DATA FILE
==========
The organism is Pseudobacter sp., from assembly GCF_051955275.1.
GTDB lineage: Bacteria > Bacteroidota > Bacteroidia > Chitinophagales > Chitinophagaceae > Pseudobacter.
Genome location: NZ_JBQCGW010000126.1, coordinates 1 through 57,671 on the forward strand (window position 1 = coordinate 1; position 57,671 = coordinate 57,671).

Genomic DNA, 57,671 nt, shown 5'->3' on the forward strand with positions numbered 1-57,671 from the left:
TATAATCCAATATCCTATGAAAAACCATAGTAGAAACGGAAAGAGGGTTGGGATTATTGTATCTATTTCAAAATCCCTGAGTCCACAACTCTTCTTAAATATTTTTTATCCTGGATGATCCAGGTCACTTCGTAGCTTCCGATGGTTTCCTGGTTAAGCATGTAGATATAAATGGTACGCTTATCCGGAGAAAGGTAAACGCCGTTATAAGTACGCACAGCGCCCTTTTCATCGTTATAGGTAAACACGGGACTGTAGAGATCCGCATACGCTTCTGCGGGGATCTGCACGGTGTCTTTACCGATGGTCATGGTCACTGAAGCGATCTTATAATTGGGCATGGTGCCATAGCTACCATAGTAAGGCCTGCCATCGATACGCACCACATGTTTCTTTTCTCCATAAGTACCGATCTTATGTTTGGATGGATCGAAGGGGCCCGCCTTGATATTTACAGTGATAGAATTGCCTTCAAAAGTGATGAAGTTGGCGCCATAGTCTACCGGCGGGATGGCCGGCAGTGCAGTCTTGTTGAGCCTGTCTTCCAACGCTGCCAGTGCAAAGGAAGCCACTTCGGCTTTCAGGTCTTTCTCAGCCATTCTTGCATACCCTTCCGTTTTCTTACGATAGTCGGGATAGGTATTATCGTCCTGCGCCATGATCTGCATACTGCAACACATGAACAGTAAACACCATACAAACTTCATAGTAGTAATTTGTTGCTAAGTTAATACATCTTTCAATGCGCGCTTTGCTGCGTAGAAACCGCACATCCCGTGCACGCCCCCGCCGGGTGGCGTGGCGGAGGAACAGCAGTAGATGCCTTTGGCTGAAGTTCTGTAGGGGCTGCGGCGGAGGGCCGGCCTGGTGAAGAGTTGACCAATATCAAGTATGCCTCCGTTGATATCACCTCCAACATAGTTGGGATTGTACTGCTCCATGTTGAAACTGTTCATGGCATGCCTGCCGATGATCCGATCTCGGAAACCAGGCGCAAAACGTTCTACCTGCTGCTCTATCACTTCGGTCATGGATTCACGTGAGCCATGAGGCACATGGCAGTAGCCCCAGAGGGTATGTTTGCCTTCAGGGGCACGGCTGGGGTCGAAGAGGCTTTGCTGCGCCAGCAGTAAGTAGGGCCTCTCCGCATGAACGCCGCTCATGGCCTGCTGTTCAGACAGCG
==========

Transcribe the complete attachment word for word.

The organism is Pseudobacter sp., from assembly GCF_051955275.1.
GTDB lineage: Bacteria > Bacteroidota > Bacteroidia > Chitinophagales > Chitinophagaceae > Pseudobacter.
Genome location: NZ_JBQCGW010000126.1, coordinates 1 through 57,671 on the forward strand (window position 1 = coordinate 1; position 57,671 = coordinate 57,671).

Genomic DNA, 57,671 nt, shown 5'->3' on the forward strand with positions numbered 1-57,671 from the left:
TATAATCCAATATCCTATGAAAAACCATAGTAGAAACGGAAAGAGGGTTGGGATTATTGTATCTATTTCAAAATCCCTGAGTCCACAACTCTTCTTAAATATTTTTTATCCTGGATGATCCAGGTCACTTCGTAGCTTCCGATGGTTTCCTGGTTAAGCATGTAGATATAAATGGTACGCTTATCCGGAGAAAGGTAAACGCCGTTATAAGTACGCACAGCGCCCTTTTCATCGTTATAGGTAAACACGGGACTGTAGAGATCCGCATACGCTTCTGCGGGGATCTGCACGGTGTCTTTACCGATGGTCATGGTCACTGAAGCGATCTTATAATTGGGCATGGTGCCATAGCTACCATAGTAAGGCCTGCCATCGATACGCACCACATGTTTCTTTTCTCCATAAGTACCGATCTTATGTTTGGATGGATCGAAGGGGCCCGCCTTGATATTTACAGTGATAGAATTGCCTTCAAAAGTGATGAAGTTGGCGCCATAGTCTACCGGCGGGATGGCCGGCAGTGCAGTCTTGTTGAGCCTGTCTTCCAACGCTGCCAGTGCAAAGGAAGCCACTTCGGCTTTCAGGTCTTTCTCAGCCATTCTTGCATACCCTTCCGTTTTCTTACGATAGTCGGGATAGGTATTATCGTCCTGCGCCATGATCTGCATACTGCAACACATGAACAGTAAACACCATACAAACTTCATAGTAGTAATTTGTTGCTAAGTTAATACATCTTTCAATGCGCGCTTTGCTGCGTAGAAACCGCACATCCCGTGCACGCCCCCGCCGGGTGGCGTGGCGGAGGAACAGCAGTAGATGCCTTTGGCTGAAGTTCTGTAGGGGCTGCGGCGGAGGGCCGGCCTGGTGAAGAGTTGACCAATATCAAGTATGCCTCCGTTGATATCACCTCCAACATAGTTGGGATTGTACTGCTCCATGTTGAAACTGTTCATGGCATGCCTGCCGATGATCCGATCTCGGAAACCAGGCGCAAAACGTTCTACCTGCTGCTCTATCACTTCGGTCATGGATTCACGTGAGCCATGAGGCACATGGCAGTAGCCCCAGAGGGTATGTTTGCCTTCAGGGGCACGGCTGGGGTCGAAGAGGCTTTGCTGCGCCAGCAGTAAGTAGGGCCTCTCCGCATGAACGCCGCTCATGGCCTGCTGTTCAGACAGCG